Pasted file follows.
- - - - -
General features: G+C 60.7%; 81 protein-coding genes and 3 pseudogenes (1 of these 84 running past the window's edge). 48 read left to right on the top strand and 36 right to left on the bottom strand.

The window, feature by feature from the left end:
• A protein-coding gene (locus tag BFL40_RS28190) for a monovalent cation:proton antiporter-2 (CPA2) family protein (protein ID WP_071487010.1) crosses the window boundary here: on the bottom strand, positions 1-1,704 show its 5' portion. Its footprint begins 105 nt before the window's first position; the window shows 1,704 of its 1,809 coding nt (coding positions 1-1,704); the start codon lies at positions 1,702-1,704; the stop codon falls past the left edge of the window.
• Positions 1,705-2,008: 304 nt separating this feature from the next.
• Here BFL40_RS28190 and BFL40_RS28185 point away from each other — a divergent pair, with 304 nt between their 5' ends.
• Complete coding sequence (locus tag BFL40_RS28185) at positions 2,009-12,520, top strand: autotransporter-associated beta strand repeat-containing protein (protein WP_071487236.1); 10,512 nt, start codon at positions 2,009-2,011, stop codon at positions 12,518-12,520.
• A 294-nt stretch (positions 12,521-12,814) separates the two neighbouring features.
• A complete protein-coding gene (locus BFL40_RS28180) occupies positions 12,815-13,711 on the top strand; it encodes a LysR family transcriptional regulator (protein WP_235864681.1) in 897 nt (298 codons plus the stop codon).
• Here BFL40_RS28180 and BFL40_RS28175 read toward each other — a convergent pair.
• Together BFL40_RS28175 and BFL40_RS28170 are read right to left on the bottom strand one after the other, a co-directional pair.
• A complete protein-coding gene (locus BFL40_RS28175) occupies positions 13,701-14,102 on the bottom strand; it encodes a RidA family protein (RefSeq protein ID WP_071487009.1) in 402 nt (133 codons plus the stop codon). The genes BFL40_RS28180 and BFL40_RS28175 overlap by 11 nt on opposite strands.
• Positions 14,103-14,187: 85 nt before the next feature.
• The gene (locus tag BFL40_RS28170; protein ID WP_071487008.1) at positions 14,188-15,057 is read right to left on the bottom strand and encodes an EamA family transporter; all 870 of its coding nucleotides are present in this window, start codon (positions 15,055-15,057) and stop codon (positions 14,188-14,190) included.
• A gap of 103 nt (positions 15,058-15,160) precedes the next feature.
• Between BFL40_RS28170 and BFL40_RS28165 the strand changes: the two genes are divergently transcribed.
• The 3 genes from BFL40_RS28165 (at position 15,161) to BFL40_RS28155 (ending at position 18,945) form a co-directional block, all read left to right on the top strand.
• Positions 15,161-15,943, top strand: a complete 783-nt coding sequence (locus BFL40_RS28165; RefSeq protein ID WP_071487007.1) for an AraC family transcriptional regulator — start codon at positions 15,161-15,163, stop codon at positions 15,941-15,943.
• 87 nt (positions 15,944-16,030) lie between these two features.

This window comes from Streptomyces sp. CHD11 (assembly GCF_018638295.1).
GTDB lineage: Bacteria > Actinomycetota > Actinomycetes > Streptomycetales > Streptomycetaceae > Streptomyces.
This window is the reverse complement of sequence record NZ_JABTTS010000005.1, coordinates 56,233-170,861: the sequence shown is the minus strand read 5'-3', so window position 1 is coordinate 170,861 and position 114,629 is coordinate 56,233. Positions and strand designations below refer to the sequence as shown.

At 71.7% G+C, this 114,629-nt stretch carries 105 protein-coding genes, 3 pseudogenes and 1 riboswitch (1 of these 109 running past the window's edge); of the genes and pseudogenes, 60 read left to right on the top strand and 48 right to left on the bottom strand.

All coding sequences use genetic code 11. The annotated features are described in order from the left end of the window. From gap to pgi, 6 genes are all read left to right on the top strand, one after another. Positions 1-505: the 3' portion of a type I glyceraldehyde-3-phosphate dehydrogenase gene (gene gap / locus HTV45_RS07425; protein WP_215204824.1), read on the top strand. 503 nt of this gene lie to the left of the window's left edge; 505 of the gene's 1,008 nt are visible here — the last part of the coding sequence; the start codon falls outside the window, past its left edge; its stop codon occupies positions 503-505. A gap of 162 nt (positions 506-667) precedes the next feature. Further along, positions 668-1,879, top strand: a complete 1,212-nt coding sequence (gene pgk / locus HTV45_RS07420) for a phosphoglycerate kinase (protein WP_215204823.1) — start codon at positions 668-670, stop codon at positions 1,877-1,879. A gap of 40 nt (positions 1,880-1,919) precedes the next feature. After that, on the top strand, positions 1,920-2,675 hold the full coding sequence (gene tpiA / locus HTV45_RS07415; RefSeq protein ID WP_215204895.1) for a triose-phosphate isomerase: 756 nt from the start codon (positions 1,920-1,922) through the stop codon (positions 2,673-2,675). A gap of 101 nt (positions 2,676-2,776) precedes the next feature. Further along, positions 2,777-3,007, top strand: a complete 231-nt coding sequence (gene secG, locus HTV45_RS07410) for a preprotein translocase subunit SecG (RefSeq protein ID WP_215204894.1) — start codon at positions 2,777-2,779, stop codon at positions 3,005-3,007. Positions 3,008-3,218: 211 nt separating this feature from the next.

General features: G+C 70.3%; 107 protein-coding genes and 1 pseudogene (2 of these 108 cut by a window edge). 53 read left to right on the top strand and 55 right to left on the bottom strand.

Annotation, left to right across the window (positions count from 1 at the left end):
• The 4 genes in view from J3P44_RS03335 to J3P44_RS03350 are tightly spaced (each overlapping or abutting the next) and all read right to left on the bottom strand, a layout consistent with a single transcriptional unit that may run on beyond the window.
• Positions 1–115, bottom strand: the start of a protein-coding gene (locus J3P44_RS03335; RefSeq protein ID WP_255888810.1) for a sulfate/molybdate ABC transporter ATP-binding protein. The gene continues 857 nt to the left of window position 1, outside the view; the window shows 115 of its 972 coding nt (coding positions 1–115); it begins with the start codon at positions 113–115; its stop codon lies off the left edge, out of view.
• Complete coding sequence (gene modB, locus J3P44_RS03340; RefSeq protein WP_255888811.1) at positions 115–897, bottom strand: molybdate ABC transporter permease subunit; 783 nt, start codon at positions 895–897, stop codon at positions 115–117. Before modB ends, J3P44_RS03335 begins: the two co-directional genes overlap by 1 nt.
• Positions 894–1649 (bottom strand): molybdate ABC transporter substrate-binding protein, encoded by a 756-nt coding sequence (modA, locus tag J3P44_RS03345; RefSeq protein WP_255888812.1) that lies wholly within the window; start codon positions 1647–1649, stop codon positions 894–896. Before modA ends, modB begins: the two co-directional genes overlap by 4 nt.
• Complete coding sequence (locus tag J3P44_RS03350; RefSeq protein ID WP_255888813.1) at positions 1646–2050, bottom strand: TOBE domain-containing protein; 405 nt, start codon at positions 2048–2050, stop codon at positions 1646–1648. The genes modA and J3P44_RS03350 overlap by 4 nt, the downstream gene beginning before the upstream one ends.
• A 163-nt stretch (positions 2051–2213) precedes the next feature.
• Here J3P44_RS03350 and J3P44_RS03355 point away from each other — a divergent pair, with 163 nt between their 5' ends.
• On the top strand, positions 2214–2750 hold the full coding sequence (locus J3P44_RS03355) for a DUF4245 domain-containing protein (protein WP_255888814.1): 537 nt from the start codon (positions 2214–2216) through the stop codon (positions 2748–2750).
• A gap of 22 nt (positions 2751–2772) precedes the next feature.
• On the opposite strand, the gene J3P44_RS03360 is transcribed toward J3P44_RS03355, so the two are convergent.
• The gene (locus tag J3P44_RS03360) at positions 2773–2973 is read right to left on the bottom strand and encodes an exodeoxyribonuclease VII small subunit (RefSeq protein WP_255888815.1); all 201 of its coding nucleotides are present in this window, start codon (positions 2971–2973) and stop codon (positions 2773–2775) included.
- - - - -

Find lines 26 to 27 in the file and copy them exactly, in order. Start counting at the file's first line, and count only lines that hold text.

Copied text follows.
• The 4 genes in view from J3P44_RS03335 to J3P44_RS03350 are tightly spaced (each overlapping or abutting the next) and all read right to left on the bottom strand, a layout consistent with a single transcriptional unit that may run on beyond the window.
• Positions 1–115, bottom strand: the start of a protein-coding gene (locus J3P44_RS03335; RefSeq protein ID WP_255888810.1) for a sulfate/molybdate ABC transporter ATP-binding protein. The gene continues 857 nt to the left of window position 1, outside the view; the window shows 115 of its 972 coding nt (coding positions 1–115); it begins with the start codon at positions 113–115; its stop codon lies off the left edge, out of view.